Date of Award
Educational Leadership, Counseling, and Foundations
Perry, Andre M.
Causey-Konate, Tammie M.
Del Favero, Marietta
The role of school culture in facilitating underrepresented students' access to and success in college is examined in this ethnographic study. The purpose of this study is to examine an urban, public high school's culture in the southeast region of the United States with a high population of African Americans and students living in poverty. The college- going culture theory proposed by McClafferty, McDonough and Nunez (2002) and later refined by McDonough (2006) is used as a framework for this study and an ethnographic research design is employed using interviews, observations, open-ended surveys, and document review as data collection methods. The objective of the study is to describe the culture of an urban high school by examining its artifacts, values and beliefs and underlying assumptions, specifically as it relates to preparation of students for postsecondary education. Findings from this study will help inform strategies on reforming school culture to support college access and success for urban high school students, and will support the use of the college-going culture theory as a useful lens through which to understand college access issues. Additionally, this study helps to describe some of the common characteristics of urban education in the heart of education reform and describes the core challenges associated with developing college-going culture in urban communities with high poverty and low college attendance rates.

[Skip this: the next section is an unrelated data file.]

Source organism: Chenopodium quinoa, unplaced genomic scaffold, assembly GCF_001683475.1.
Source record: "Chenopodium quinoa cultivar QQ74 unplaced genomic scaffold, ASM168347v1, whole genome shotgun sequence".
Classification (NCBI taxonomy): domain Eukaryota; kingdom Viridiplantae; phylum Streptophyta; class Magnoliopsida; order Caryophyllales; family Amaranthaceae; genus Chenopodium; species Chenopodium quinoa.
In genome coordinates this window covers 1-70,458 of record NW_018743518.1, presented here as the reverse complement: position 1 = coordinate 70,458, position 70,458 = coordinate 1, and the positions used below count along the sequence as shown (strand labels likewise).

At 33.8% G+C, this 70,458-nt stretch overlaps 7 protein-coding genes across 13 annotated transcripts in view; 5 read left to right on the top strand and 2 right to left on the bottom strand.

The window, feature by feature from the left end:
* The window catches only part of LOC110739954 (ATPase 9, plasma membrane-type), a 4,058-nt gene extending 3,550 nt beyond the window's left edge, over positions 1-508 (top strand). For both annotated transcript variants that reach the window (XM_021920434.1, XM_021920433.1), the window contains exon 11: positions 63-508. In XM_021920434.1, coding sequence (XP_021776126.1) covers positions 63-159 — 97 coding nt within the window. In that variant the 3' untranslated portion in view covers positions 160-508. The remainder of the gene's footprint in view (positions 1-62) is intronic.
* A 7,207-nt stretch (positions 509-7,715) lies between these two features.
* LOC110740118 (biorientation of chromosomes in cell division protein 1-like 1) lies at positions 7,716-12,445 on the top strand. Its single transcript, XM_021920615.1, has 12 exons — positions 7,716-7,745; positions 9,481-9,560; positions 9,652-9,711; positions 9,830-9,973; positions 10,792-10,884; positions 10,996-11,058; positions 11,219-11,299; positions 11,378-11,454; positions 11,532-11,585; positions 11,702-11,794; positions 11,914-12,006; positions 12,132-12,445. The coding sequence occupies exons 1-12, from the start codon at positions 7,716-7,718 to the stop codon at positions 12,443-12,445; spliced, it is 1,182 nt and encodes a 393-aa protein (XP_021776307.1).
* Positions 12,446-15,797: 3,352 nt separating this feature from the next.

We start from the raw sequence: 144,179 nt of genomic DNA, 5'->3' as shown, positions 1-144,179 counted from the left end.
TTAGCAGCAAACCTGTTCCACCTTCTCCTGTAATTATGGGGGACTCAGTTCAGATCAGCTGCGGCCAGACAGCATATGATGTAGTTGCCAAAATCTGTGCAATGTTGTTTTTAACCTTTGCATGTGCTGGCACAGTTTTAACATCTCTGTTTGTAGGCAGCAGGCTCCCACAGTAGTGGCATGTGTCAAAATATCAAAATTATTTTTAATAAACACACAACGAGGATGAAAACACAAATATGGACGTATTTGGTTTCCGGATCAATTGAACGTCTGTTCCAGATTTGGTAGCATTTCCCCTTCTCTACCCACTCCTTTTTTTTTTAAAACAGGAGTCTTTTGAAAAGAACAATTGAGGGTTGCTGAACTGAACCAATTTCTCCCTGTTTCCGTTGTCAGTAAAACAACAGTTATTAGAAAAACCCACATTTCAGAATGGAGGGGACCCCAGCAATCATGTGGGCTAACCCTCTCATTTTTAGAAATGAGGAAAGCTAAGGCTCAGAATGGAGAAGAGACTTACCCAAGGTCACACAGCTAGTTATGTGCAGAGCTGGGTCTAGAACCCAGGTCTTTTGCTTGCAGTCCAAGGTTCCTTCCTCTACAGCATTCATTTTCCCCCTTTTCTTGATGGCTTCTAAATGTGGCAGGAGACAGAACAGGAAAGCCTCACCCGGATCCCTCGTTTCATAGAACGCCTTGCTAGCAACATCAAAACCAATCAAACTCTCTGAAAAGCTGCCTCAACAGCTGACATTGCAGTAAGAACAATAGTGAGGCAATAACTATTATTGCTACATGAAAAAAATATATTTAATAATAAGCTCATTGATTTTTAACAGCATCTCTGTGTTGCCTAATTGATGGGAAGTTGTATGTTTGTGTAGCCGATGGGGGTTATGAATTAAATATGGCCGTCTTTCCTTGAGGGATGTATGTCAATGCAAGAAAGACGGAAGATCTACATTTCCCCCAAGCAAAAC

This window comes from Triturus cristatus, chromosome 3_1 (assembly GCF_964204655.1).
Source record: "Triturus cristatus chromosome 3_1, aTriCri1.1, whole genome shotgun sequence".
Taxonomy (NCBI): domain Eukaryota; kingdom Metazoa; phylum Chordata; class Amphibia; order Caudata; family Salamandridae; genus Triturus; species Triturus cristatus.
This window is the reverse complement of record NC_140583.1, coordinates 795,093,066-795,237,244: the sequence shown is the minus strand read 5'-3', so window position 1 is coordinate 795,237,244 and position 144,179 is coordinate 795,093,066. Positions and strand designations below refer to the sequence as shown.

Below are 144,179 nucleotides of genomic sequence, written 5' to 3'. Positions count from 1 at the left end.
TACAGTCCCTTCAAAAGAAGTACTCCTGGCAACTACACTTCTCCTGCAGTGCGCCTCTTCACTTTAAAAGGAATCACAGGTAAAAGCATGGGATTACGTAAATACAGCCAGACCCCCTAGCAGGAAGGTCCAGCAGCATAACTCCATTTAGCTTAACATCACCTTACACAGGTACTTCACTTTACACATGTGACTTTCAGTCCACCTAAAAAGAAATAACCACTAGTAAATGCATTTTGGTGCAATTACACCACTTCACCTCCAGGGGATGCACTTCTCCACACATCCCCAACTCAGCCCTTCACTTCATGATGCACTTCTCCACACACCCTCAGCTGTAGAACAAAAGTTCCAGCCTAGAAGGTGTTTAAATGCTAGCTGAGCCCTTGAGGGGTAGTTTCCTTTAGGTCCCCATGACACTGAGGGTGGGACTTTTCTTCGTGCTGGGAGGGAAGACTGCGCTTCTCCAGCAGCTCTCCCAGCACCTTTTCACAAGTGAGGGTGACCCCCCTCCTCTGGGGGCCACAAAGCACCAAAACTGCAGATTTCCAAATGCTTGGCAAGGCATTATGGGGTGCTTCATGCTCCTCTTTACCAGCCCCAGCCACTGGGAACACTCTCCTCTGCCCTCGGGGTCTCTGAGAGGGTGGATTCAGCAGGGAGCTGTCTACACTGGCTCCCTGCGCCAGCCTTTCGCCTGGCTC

Govan, Rashida H., "The Soul of A School: An Ethnographic Study of College-Going Culture at an Urban High School" (2011). University of New Orleans Theses and Dissertations. 1313.